Ultrathin Coating of Catalytic Nanoparticles

Ultrathin Coating of Catalytic Nanoparticles

Author: Pamela Alsabeh, Jonathan Faiz

Oxide-supported metal materials are widely employed as heterogeneous catalysts. The support facilitates the dispersion of metal nanoparticles and enhances the catalytic performance through metal-support interactions. Atomic layer deposition (ALD) is a useful method to apply oxide coatings to metal surfaces for optimal interactions and thus improved catalysis.

Zhe Gao, Yong Quin, State Key Laboratory of Coal Conversion, Taiyuan, China, and colleagues have developed a strategy to increase metal-support interfaces by adding an ultrathin coating of alumina onto platinum nanoparticles which are confined in Al2O3 nanotubes [1].

The team’s ALD preparation utilized carbon nanocoils as sacrificial templates. These have a lower annealing temperature than nanotubes, allowing for easy removal. Trimethylaluminum (TMA) was used as a precursor for alumina, and [MeCpPtMe3] was used as a platinum source for the deposition process. For comparison, the researchers also prepared uncoated platinum nanoparticles confined in Al2O3 nanotubes (Pt-in-ANTs).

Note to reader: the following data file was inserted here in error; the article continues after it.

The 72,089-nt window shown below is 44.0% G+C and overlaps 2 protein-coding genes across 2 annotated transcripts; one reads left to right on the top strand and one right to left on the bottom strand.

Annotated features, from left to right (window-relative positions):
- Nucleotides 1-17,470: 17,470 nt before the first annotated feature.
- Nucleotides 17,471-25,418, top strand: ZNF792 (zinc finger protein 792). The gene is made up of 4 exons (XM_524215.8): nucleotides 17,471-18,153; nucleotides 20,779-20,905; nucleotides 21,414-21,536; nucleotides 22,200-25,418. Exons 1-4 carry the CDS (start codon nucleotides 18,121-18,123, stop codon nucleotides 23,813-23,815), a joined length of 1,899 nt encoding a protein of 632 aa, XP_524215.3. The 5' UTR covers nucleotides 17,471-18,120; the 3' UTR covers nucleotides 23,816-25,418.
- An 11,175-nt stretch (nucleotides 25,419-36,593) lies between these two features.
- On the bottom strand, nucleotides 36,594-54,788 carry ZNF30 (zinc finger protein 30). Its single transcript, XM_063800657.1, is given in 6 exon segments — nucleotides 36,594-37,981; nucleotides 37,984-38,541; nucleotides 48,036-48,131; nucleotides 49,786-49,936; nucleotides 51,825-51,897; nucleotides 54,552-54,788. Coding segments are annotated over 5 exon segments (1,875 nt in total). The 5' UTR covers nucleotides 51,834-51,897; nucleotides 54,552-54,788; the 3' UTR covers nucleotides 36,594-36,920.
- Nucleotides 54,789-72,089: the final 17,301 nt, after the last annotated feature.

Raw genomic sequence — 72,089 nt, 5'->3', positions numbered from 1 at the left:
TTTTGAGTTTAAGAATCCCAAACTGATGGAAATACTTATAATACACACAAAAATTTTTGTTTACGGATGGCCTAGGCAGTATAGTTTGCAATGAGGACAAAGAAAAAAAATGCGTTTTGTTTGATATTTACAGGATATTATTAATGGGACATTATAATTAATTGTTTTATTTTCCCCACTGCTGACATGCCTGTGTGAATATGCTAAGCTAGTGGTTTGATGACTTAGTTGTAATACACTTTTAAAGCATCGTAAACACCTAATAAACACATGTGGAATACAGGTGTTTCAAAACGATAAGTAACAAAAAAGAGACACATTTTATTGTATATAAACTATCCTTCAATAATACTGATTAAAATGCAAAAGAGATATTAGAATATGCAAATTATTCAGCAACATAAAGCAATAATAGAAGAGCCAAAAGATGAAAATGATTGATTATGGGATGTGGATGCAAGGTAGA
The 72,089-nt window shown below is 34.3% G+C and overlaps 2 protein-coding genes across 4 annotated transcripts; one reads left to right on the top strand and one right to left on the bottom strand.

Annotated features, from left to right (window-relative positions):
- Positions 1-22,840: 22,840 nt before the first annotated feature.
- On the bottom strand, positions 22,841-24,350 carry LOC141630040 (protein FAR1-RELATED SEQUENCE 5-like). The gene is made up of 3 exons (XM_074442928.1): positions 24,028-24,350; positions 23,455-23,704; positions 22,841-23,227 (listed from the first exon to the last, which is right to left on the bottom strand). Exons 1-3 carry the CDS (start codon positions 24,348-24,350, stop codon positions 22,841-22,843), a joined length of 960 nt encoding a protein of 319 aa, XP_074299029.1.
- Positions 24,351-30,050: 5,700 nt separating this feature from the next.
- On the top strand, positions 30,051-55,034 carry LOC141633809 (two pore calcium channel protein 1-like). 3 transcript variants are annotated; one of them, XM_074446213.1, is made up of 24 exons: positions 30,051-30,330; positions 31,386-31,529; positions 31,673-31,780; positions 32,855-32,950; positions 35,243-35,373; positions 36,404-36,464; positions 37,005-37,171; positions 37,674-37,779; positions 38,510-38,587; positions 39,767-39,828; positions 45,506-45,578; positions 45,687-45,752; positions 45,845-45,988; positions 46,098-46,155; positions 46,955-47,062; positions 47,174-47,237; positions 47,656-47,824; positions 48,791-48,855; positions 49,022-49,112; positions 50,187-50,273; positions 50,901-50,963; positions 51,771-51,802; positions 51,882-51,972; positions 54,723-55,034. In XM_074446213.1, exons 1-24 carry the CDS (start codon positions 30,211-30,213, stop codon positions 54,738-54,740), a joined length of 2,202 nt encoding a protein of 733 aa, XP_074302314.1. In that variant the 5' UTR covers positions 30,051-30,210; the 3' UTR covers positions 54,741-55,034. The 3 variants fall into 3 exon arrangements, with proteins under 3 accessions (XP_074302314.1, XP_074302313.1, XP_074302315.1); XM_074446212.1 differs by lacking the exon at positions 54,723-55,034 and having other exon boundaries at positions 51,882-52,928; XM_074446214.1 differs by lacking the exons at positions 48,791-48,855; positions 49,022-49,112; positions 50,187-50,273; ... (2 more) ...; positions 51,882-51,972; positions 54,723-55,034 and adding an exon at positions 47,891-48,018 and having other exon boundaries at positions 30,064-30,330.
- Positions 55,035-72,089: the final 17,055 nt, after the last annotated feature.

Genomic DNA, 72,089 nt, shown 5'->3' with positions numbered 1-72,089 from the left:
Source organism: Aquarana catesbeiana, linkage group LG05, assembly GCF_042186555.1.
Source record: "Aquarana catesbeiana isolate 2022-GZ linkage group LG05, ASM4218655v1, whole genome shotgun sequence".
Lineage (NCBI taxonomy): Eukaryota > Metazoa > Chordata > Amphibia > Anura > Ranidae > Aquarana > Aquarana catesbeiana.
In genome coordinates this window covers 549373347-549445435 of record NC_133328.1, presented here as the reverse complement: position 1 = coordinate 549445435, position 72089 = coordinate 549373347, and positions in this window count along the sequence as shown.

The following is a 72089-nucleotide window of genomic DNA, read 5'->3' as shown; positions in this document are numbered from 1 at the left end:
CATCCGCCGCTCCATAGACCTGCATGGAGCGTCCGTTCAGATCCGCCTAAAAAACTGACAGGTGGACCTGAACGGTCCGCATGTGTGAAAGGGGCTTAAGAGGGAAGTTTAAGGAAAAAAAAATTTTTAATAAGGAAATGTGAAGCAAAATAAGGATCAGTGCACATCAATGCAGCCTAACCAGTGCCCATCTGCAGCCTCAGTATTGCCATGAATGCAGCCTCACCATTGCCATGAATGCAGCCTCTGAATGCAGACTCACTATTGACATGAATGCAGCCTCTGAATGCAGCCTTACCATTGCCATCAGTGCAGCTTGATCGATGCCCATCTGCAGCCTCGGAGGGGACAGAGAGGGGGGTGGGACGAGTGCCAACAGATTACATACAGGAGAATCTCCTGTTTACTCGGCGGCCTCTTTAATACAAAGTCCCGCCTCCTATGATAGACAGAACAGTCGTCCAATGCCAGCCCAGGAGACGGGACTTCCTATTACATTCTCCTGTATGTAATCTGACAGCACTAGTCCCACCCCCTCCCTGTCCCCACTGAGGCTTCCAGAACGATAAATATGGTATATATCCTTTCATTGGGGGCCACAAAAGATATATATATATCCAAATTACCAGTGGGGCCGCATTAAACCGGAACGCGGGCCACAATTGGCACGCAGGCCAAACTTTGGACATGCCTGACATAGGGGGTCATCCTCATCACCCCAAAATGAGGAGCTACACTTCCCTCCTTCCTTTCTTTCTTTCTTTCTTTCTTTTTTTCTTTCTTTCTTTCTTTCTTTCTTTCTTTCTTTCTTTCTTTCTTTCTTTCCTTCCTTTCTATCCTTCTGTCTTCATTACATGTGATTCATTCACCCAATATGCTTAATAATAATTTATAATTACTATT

The Pt-in-ANTs and the ultrathin-Al2O3-coated samples (xAl-Pt-in-ANTs, x = number of coating cycles) were evaluated for their catalytic performance in the hydrogenation of 4-nitrophenol. The catalytic activity was significantly greater for the thinly coated 2Al-Pt-in-ANTs than for Pt-in-ANTs, thus proving the beneficial effect of maximizing the interfacial sites and the potential of this method for heterogeneous catalysis.

Qin and his team have also applied ALD to design a new tandem catalyst with multiple metal-oxide interfaces based on a tube-in-tube nanostructure [2]. This catalyst has both Ni/Al2O3 and Pt/TiO2 interfaces. It exhibits very high catalytic efficiency in the tandem hydrogenation of nitrobenzene.


 

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